Can Google Hire take on LinkedIn?
Google certainly has no plans to stop experimenting despite repeatedly failing to succeed in certain areas like social media. Google launched Orkut when social media was on the rise but quickly lost it to Facebook. Although they made a second attempt with Google+, it’s safe to say that the platform still doesn’t have the same reach that Facebook enjoys. Although Google’s past with social media doesn’t show anything substantial, they have recently unveiled details of a new platform called “Hire”- A job site which is most likely to become a contender for LinkedIn.
According to a Google spokesperson, Hire will help Google suite users manage and simplify their hiring process. The platform will enable employers to collect candidate applications online, which is pretty much what LinkedIn and other popular job boards like Indeed and Monster have been doing all this while. There are high chances for Hire to take off considering the shortcomings of LinkedIn – the current leader in professional networking. Will Hire be different from Google’s social media experiments?
What we know about Hire so far
Despite the announcement, there isn’t much information available on the details of the upcoming platform. Although the site exists, it’s not possible to sign up. From what we’ve heard, Hire will function a lot like a regular job site, enabling companies to post job listings so that job seekers can search and find their next job. Here is a sneak peek of the candidate’s side of the solution, taken from the links present on Bebop’s (an early stage startup acquired by Google in 2015) website.
It also seems that the service would come with the added benefit of working from within the Google ecosystem, something which a big majority of businesses and candidates are accustomed to already. This will certainly make the process of finding and applying for jobs easier for the users. The user-friendliness of Google products can also be something LinkedIn would want to watch out for, considering the unintuitive UI that LinkedIn currently sports.
There were some posts suggesting that Google might share users’ search history with the employers, followed by the public announcement of Hire. However, Google has dismissed this claim which had even appeared on reputed sites like the Dailymail and there doesn’t seem to be cause for concern.
What’s wrong with LinkedIn
One of biggest reasons to believe Google Hire could take off is the not so welcoming user interface of LinkedIn. Let’s accept it – LinkedIn is messy and awful to navigate, forget staying updated with what you follow on the network. The feed is unintuitive and doesn’t do the job for most of the part. Despite being one of the leading professional social networks out there, it still hasn’t fixed these issues which can be counted as negligence, plus there aren’t many great alternatives either. Google could use this opportunity to leverage their all new job platform. But they are not alone – Facebook introduced similar features to their brand pages recently. In a way, Google was just following suit with the Hire platform.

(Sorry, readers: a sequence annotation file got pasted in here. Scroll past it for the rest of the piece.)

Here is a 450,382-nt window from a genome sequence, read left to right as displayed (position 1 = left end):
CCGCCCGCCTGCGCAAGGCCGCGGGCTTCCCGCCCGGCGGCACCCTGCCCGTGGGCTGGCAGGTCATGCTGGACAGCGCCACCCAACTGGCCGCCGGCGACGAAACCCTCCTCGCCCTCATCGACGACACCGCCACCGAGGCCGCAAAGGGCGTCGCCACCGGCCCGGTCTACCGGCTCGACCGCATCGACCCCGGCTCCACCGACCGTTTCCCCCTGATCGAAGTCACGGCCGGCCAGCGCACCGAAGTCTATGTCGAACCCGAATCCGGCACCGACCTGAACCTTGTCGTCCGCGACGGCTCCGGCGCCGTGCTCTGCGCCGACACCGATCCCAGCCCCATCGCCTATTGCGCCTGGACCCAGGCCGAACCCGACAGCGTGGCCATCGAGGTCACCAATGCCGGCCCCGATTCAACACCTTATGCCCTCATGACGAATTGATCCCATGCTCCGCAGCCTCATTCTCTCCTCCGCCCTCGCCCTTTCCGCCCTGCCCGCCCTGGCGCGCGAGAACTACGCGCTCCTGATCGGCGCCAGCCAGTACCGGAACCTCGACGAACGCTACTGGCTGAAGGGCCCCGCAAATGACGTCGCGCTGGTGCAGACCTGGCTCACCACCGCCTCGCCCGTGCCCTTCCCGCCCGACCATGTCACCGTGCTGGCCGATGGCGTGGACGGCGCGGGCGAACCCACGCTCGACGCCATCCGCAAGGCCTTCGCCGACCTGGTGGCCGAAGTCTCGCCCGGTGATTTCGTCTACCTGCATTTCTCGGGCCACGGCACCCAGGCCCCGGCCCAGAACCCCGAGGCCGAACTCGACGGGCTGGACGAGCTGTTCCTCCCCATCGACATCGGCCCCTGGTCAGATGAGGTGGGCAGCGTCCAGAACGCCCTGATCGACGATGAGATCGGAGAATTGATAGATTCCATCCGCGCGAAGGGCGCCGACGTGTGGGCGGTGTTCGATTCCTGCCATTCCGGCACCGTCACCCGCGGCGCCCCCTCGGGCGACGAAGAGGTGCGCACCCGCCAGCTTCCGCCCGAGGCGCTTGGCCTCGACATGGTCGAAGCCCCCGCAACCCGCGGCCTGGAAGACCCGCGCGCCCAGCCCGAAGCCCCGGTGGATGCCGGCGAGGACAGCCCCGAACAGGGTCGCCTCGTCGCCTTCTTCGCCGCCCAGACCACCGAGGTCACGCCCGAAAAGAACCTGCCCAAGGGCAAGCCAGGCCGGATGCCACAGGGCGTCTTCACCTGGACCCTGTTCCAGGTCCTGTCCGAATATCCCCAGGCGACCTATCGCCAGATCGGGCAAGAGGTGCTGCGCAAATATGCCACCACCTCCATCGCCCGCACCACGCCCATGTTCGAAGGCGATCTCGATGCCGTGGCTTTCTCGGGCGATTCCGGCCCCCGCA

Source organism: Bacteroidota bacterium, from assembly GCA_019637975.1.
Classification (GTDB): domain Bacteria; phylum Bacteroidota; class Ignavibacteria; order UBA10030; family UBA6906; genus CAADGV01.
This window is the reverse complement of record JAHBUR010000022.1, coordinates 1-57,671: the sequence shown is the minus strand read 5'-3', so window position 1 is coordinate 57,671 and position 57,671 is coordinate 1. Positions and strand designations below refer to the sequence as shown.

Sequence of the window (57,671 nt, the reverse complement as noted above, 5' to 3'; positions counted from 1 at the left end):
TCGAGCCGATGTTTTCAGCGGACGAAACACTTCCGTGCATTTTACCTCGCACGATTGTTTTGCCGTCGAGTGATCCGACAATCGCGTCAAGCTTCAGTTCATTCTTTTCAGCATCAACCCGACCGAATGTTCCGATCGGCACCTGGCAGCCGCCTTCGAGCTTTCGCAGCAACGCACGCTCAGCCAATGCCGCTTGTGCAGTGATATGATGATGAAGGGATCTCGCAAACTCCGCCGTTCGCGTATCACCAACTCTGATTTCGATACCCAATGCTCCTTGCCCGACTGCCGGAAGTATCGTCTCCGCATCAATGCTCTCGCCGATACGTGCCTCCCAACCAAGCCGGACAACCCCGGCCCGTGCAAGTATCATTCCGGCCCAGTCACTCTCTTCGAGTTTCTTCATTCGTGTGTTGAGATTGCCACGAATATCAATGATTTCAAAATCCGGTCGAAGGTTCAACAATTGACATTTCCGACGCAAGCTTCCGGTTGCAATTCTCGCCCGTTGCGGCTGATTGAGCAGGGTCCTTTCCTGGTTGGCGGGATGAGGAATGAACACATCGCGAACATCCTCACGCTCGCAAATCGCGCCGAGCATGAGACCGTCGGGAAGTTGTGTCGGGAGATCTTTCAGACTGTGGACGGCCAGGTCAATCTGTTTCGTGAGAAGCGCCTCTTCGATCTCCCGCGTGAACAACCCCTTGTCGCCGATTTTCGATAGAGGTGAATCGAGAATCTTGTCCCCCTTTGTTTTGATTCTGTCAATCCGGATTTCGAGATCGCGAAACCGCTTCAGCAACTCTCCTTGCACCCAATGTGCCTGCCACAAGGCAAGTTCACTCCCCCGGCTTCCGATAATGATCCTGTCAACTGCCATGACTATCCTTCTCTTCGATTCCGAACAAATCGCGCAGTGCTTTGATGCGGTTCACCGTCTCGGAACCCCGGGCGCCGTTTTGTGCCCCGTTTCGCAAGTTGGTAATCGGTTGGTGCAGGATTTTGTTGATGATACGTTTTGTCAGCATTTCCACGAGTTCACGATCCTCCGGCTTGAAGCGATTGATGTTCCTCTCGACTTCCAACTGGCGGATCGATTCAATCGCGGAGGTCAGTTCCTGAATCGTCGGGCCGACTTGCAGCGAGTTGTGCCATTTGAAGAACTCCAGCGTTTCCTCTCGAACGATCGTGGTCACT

Could the war be between Facebook and Google?
Facebook had recently started letting users apply for jobs directly through the platform, putting themselves in close competition with professional networks like LinkedIn. The company had mentioned that it’s trying to make it easier for businesses to recruit the right employees directly through their pages. Facebook is undoubtedly Google’s #1 competitor at the moment. With newer features, new services like Workplace targeted towards businesses and the free job posting option for page owners, the possibility of LinkedIn getting pushed out of its own market should not surprise us. The main war could soon be between Facebook and Google if the Hire platform indeed takes off.
Although the job site from the search giant is still a work in progress, Google Hire could very well be the job platform employers and job seekers have been waiting for. Considering Google’s past with social networks, whether or not Google Hire will end up taking the spot of LinkedIn to become the biggest jobs destination remains an open question. Differentiating itself from the current market leaders like LinkedIn, Indeed, Monster and Glassdoor must be Google’s prime focus with Hire. Could this be another failed experiment by Google like Orkut and Google+ or will Hire take off? Let us know your thoughts in the comments.
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